Appealing to blog readers’ fourth drive may be one secret to success in content marketing!

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Two Important Blogging Beginnings – Anecdotes and Questions

introductions in blogging

“The opening paragraph, or introduction, of your essay is key,” the Research & Education Association’s QuickAccess laminated writing guide advises. The guide suggests two “methods you can use to hook the reader”:

  1. Anecdote – a story that illustrates your point
  2. Question – establish a reason to keep reading (to find the answer)

“The introduction should include both your thesis statement and some background information about your topic,” QuickAccess continues.

In business blog content writing, anecdotes serve to keep the material fresh. While the message may be one that you’ve delivered in your blog many times before, adding a new story to illustrate the point makes the material seem brand new. Emotional appeal is what makes readers take action, and anecdotes give “heart” to the information. You may be selling a product or a service, but what you’re really selling is a solution to a problem readers are facing. The story makes that solution come alive.

Another way to state the importance of harnessing the power of storytelling in business blogs is this:  Use more examples; make fewer claims; “showing, not crowing”, will get you a lot farther in blog content writing.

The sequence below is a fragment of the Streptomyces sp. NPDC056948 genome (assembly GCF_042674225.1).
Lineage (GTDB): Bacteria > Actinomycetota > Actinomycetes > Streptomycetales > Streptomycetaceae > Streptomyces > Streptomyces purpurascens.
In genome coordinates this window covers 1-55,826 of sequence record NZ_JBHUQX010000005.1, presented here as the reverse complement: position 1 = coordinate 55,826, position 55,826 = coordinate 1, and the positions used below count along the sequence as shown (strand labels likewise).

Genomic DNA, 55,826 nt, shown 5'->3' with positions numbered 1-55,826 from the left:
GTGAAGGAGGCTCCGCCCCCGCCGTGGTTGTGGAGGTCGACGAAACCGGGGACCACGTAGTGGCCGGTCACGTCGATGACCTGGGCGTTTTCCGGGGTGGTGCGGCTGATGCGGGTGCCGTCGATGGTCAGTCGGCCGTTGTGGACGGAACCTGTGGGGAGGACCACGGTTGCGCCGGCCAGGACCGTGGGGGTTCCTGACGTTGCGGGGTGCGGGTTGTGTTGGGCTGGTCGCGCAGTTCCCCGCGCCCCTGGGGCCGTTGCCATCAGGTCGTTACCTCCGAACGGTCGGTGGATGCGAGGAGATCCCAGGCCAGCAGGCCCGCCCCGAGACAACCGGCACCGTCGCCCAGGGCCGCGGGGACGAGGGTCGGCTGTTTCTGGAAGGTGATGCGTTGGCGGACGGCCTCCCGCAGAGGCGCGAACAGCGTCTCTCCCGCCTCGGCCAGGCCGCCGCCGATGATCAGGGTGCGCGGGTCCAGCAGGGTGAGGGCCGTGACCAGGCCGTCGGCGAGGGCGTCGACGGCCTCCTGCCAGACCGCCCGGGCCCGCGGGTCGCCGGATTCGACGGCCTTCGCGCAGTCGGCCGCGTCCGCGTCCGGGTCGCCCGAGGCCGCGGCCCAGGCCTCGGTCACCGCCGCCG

I tell new Indianapolis blog content writers that, in creating content for marketing blogs, we need to keep in mind that people are online searching for answers to questions they have and solutions for dilemmas they’re facing. But even if those searchers haven’t specifically formulated their question, I suggest we can do that for them by presenting a question in the blog post itself!

You can use a customer question as a headline, then use the post to answer that question. Specifically, the question in the title or in the opening line “grabs” readers, demonstrating what they can expect to find in the blog post, and showing that you understand the dilemmas they’re facing and how to solve those!